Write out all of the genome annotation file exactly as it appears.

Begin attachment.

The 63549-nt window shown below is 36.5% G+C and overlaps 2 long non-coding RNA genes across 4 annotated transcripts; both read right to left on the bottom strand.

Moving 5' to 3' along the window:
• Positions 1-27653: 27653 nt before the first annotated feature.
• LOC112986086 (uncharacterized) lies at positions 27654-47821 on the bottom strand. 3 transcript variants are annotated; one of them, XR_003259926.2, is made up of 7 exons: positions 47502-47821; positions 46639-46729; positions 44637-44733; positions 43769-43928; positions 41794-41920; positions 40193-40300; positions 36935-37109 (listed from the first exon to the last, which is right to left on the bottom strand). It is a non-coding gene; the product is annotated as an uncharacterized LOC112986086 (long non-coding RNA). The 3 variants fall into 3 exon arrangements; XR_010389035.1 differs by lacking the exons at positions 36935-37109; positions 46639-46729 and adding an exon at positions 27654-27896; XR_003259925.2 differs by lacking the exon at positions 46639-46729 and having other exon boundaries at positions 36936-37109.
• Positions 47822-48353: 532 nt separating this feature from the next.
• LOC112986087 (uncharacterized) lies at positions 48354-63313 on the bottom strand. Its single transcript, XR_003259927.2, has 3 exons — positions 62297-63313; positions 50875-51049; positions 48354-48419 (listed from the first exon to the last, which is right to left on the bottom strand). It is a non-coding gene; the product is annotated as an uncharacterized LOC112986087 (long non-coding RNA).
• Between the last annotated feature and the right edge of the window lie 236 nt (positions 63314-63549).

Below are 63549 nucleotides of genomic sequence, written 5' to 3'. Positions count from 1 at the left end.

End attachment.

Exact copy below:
The 63549-nt window shown below is 36.5% G+C and overlaps 2 long non-coding RNA genes across 4 annotated transcripts; both read right to left on the bottom strand.

Moving 5' to 3' along the window:
• Positions 1-27653: 27653 nt before the first annotated feature.
• LOC112986086 (uncharacterized) lies at positions 27654-47821 on the bottom strand. 3 transcript variants are annotated; one of them, XR_003259926.2, is made up of 7 exons: positions 47502-47821; positions 46639-46729; positions 44637-44733; positions 43769-43928; positions 41794-41920; positions 40193-40300; positions 36935-37109 (listed from the first exon to the last, which is right to left on the bottom strand). It is a non-coding gene; the product is annotated as an uncharacterized LOC112986086 (long non-coding RNA). The 3 variants fall into 3 exon arrangements; XR_010389035.1 differs by lacking the exons at positions 36935-37109; positions 46639-46729 and adding an exon at positions 27654-27896; XR_003259925.2 differs by lacking the exon at positions 46639-46729 and having other exon boundaries at positions 36936-37109.
• Positions 47822-48353: 532 nt separating this feature from the next.
• LOC112986087 (uncharacterized) lies at positions 48354-63313 on the bottom strand. Its single transcript, XR_003259927.2, has 3 exons — positions 62297-63313; positions 50875-51049; positions 48354-48419 (listed from the first exon to the last, which is right to left on the bottom strand). It is a non-coding gene; the product is annotated as an uncharacterized LOC112986087 (long non-coding RNA).
• Between the last annotated feature and the right edge of the window lie 236 nt (positions 63314-63549).

Below are 63549 nucleotides of genomic sequence, written 5' to 3'. Positions count from 1 at the left end.